Israeli President Refuses to Meet Jordan's King Abdullah in Tel Aviv
Israeli President Moshe Katsav has refused to meet Jordan's visiting King Abdullah II in Tel Aviv, saying he would only welcome him in Jerusalem, his office said Tuesday.
The Jordanian monarch, on a bid to advance peace talks, met Prime Minister Ehud Barak Tuesday afternoon in Tel Aviv after holding talks with Palestinian President Yasser Arafat.
"The president would have been very happy to receive the king of Jordan in Jerusalem, the capital of Israel, at his home, but he will not go to Tel Aviv," Arieh Shumer, director-general of the president's office, told AFP.
"The place for hosting presidents and heads of state is in Jerusalem. It is not right to go to meet another leader in Tel Aviv," he added.
Israeli presidents make it a rule to receive visitors in Jerusalem, to underline Israel's claim that the city is its capital, a position not recognized by the international community.
Jerusalem was first divided in 1948 in the fighting that erupted after the establishment of Israel despite a UN resolution to put the whole city under international control.
Jordan annexed the eastern sector at the end of that year, while Israel declared west Jerusalem to be its capital in December 1949, despite international protests.
International rejection of the claim is reflected in the fact that only two countries -- Costa Rica and El Salvador -- have their embassies in the city, all others being in Tel Aviv.
Israel occupied east Jerusalem in the June 1967 war, and subsequently annexed it, declaring the whole city its "eternal and undivided" capital.
The question of Jerusalem is the key stumbling block in the Israeli-Palestinian negotiations. The Palestinians want the eastern sector for their own capital.
Katsav, who was sworn in for the largely ceremonial post of president just three weeks ago, has said Jerusalem must remain united under Israeli sovereignty. King Abdullah arrived in Tel Aviv by helicopter from the West Bank town of Ramallah, where he had met Palestinian President Yasser Arafat.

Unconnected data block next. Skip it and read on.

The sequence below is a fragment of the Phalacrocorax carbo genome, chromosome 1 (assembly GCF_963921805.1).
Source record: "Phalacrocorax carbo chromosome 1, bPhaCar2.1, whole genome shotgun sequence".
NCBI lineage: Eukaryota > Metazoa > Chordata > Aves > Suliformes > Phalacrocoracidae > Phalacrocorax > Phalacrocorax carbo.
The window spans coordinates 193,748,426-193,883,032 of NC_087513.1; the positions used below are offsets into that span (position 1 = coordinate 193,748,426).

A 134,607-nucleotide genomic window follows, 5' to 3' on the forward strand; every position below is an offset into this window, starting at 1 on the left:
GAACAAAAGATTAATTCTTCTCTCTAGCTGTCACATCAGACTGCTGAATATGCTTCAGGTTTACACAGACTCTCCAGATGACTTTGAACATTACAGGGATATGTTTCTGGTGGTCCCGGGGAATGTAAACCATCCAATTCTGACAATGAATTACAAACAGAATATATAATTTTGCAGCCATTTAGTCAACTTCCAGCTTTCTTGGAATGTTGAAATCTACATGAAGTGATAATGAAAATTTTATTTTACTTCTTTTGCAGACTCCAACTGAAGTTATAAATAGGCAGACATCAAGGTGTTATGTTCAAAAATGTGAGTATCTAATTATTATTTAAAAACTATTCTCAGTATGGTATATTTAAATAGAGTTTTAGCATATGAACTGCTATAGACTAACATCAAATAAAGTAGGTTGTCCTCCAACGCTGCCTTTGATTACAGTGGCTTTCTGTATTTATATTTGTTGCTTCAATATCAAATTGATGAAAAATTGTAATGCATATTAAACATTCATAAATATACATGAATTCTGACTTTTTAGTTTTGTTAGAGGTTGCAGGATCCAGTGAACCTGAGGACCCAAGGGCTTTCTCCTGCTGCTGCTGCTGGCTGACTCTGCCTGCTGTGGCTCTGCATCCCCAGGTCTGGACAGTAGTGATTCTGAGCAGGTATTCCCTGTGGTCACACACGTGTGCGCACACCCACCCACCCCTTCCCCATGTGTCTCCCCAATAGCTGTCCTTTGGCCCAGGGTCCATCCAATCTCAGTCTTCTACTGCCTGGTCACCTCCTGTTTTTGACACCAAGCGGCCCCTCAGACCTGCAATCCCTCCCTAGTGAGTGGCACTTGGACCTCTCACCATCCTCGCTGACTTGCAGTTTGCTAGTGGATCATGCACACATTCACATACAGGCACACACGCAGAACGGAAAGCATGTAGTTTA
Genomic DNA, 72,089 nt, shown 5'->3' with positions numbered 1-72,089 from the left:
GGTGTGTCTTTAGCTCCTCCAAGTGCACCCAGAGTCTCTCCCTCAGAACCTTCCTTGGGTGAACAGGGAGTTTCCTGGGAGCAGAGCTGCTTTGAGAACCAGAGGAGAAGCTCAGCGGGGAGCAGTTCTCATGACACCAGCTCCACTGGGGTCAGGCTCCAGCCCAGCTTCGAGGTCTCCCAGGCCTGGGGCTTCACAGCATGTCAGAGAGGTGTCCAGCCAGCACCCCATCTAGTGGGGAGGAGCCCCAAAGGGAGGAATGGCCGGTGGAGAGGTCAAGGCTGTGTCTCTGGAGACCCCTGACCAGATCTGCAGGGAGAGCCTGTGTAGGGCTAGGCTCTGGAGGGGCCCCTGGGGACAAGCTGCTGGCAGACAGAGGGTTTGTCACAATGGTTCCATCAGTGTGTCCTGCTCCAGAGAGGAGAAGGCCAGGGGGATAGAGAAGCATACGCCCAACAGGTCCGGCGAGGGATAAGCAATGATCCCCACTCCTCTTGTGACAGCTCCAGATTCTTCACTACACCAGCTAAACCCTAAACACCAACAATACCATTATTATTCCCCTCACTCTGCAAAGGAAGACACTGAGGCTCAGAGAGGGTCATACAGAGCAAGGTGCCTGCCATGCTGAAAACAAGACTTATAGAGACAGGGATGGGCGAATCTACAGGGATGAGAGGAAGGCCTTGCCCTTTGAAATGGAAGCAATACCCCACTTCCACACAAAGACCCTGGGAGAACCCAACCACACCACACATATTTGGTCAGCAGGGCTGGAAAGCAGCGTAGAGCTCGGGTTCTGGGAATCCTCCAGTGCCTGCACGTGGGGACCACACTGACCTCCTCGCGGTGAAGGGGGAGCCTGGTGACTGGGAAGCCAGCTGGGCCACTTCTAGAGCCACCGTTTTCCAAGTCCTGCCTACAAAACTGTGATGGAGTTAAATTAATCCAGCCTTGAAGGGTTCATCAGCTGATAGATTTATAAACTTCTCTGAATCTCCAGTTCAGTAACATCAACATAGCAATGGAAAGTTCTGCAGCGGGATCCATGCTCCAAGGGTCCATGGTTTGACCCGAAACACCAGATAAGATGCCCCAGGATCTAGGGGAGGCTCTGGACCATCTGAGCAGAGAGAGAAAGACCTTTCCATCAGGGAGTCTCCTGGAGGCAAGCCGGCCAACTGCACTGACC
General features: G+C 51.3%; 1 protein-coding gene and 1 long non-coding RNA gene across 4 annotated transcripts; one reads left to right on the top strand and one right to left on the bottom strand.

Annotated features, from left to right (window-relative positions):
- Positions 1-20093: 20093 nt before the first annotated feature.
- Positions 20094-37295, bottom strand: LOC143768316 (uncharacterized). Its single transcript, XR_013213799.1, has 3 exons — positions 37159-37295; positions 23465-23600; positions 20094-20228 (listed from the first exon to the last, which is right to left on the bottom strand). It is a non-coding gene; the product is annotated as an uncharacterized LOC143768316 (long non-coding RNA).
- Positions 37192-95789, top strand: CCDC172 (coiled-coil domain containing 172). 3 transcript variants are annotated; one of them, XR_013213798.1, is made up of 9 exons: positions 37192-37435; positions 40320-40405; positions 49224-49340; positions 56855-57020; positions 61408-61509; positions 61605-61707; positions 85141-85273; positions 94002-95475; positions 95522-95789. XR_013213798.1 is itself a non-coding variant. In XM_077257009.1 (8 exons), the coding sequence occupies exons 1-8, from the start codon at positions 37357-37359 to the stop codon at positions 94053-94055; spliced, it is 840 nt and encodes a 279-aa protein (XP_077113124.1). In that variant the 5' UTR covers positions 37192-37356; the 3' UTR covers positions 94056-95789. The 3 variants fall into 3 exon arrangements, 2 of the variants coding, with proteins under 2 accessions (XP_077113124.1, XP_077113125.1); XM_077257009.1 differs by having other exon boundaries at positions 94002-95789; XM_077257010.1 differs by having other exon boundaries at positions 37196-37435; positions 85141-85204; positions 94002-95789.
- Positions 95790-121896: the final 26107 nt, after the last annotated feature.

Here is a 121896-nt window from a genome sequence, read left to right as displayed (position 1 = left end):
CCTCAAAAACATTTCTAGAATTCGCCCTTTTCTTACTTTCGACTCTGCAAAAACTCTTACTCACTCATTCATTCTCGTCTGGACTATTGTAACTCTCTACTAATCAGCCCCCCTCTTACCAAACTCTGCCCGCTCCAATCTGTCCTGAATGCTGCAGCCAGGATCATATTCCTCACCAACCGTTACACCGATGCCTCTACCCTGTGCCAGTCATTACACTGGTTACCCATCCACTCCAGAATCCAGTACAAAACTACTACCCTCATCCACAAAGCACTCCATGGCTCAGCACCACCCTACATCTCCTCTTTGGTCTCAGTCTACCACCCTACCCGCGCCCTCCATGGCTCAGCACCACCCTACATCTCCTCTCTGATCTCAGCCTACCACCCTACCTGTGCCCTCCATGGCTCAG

The king was welcomed at Tel Aviv's Sde Dov airport by Israeli Prime Minister Ehud Barak and other officials with a military honor guard.
The monarch was due to hold a working meeting with Prime Minister Barak at the defense ministry in Tel Aviv.
A Jordanian official said Sunday that the monarch's talks would focus on efforts to find an overall and permanent peace "which respects the rights of the various parties."
The two sides face a September 13th to find solutions to the fate of 3.7 million Palestinian refugees -- many of whom live in Jordan -- Jewish settlements in occupied territories, final borders and water and security issues as well as Jerusalem.
BRITAIN PRAISES JORDANIAN INVOLVEMENT IN ISRAELI-PALESTINIAN TALKS
Senior British official Peter Hain hailed King Abdullah's talks Tuesday with Palestinian and Israeli leaders, saying Jordan has an important role to play in the peace process.
"We warmly welcome King Abdullah's timely meetings today with President Yasser Arafat and Prime Minister (Ehud) Barak," the minister of state at the Foreign and Commonwealth Office said in a statement.
"The most difficult issues (in negotiations) are Jerusalem and refugees," Hain said.
"Jordan has strong historical and religious links with Jerusalem and continuing interests and responsibilities in the city. Jordan is also home to a large number of Palestinian refugees," he said.
"King Abdullah's decision to meet and encourage both leaders now is wise and courageous."
Both Arafat and Barak "need the full support of the international community in their efforts to reach a peace agreement," Hain added.
A Jordanian official said Sunday that the monarch's talks with Arafat and Barak would focus on efforts to find an overall and permanent peace "which respects the rights of the various parties."
ARAFAT TO ADDRESS ARAB LEAGUE ON PEACE NEGOTIATIONS WITH ISRAEL
The Palestinian President will address the Arab League on his peace negotiations with Israel at a meeting of Arab foreign ministers in Cairo in early September, the league's spokesman said Tuesday.
Arafat will deliver a speech on "Palestinian-Israeli peace negotiations in the light of his recent tours and contacts," Talaat Hamed told Egypt's state-owned MENA news agency.
The Palestinian President has been touring the world seeking backing for his negotiating position since the Camp David peace summit failed last month to reach a final Israeli-Palestinian peace deal.
Arab foreign ministers are due to meet at the league's Cairo headquarters on September 3rd-4th to discuss matters ranging from the Middle East peace process to boycotting US fast food chain Burger King for opening a branch in a Jewish settlement in the West Bank.
Hamed said the question of Jerusalem would feature heavily at the meeting, saying the Israeli-Palestinian dispute over the holy city was at the core of the conflict in the region.
Egyptian Foreign Minister Amr Moussa said Monday that the Arab League meeting would discuss "reactivating Arab coordination and preparing for the next Arab summit – (AFP)
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